What sort of "person" is God? Is it possible to approach him not as an object of religious reverence, but as the protagonist of the world's greatest book--as a character who possesses all the depths, contradictions, and abiguities of a Hamlet? In this "brilliant, audacious book" (Chicago Tribune), a former Jesuit marshalls a vast array of learning and knowledge of the Hebrew Bible to illuminate God--and man--with a sense of discovery and wonder.
©1996 Jack Miles (P)2010 Random House
Absolutely. This is a completely fresh, clear look at the Bible as a whole. A monumental achievement.
The account of Genesis, and profiles of the characters.
Not a great speaker.
It blew my mind and opened the scriptures for me in a way very few books have before.
When I drive, I read... uhm listen. I like SciFi, Fantasy, some Detective and Espionage novels and Religion. Now and then I will also listen to something else.
What happens when a secularised Jesuit (turned Episcopalian, then leaving the faith) writes a theography about the ever unchanging God of the Jews and the Christians? A literary critic uses literary criticism to introduce the reader/ listener to God as an ever changing character. This is how prof. Jack Miles' book "God: A Biography" happens.
Immediately you might have realised that this book is not a book for the Religious Fundamentalist, neither for the seeker of God's face. Using the insights of historical-criticism when analysing God's character, Miles introduces God in a way you might not have thought of him before. I find the approach fresh and daring.
What I kept on asking myself, while listening to the book, was, "Would I have analysed it in the same way?" My answer to myself is, "Probably not." Not because of my different religious outlook, but because I interpret certain key passages differently. Maybe also because I would not have taken the same liberty as Miles take from time to time.
For example, when God reveals himself as "Eyeh asher eyeh" (I am that I am) Miles prefer to read it "Eyeh asher eweh" (I am what I do). This seems to me a highly speculative reconstruction not asked by the text. Trying to give God a human-like life, Miles falls back on some (sometimes extensive) artistic license to give God flesh. He also does it in accordance with the Jewish Tanach arrangement of books of the Old Testament.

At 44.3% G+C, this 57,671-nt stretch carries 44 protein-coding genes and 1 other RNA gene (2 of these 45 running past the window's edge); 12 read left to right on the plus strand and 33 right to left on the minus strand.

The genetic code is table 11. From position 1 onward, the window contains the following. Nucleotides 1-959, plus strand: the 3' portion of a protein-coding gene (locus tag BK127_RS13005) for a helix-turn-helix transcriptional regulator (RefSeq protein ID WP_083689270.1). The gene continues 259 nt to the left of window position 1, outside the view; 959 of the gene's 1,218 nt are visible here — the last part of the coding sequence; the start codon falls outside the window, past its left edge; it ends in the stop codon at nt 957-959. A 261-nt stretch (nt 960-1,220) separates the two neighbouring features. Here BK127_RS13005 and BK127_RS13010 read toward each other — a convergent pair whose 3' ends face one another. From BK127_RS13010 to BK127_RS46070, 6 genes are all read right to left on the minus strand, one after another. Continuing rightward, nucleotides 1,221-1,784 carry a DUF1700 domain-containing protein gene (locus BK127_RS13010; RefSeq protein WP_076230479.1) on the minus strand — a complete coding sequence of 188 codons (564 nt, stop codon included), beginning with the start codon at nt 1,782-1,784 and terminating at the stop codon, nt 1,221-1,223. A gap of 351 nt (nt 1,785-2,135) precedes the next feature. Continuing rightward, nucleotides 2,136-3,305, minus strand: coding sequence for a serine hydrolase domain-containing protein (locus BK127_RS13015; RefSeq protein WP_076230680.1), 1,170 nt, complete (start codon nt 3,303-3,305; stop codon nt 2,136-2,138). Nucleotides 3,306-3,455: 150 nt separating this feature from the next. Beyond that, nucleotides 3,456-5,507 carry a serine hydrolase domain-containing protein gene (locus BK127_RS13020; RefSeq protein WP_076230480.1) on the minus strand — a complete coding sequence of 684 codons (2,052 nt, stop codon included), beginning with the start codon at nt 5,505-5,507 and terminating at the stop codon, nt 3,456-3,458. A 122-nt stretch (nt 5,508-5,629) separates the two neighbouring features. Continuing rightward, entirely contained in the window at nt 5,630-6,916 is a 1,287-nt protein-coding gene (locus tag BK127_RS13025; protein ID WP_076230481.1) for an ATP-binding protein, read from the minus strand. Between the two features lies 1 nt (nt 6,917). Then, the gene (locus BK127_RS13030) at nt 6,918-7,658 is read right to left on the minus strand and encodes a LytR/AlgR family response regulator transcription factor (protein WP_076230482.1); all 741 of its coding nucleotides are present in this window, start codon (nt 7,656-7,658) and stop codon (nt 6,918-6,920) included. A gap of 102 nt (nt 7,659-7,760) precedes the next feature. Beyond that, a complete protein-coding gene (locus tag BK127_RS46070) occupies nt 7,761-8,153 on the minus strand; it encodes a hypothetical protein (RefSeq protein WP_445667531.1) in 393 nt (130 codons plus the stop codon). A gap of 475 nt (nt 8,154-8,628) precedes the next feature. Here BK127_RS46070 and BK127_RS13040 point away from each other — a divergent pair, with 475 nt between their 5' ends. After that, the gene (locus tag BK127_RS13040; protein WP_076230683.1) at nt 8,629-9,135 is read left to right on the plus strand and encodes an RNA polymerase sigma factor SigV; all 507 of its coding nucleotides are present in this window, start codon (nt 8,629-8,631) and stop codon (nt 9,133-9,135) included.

His daring an courage makes an interesting listen, that can be heartily recommended to open minded, progressive or liberal Christians and Jews... as well as atheists and agnostics. It might sound like blasphemy to more evangelical or conservatively inclined Christians.
Michael Prichard does a fair job in reading this book. He clearly does not know Hebrew, though it is not often referred to or quoted in this book.
This book is set to challenge the status quo of traditional beliefs, though the author denies it. Realising that God is more than omnipotent and omnipresent might just bring you to insights about who God is, insights that you didn't expect. I highly recommend the book but suggest that you approach it with an open mind.
I tried to listen to this book on a long road trip, and finally had to stop because the narrator was putting me at risk of a fiery highway death. The book itself is awesome, and so interesting I've gone ahead and listened to the book when I was safely out of the car. But this narrator has a droning quality only the most boring college profession could possibly match. I loved the book itself so much I've done something I rarely do ... I bought the hard copy so I can read it and not miss anything during the narrator induced day dreams.
Why would someone spend so much time unpacking and analyzing something he is clearly so disinterested in? It seemed to me like watching a very serious and intent monkey slowly taking apart a Prius. In the end I pray the God he (not the Bible) portrays does not exist; or if He does, at least I want nothing to do with Him. Fortunately, I am convinced, Jack Miles is simply, seriously wrong.
If you have any interest in the Old Testament, this is worth a listen. He approaches God as a literary figure. In other words, he takes the old testament book by book and looks at God as a character (why would he say this in Genesis but then this later). Whether you consider yourself religious or not it is worth a read. The cross-references the author points out really makes you think. Why is God like he is in Genesis but different in form and action later in the Old Testament. I really enjoyed the approach.
This is a waste of dosh if you wanted to get to know the LORD better. I thought it would be a great idea to compare it to the world view and ours as a Christan or Jew but rather its for those who don't want too love the LORD but annalise Him as a "fictional option" in literature. If you are looking for a faith based book don't waste your time
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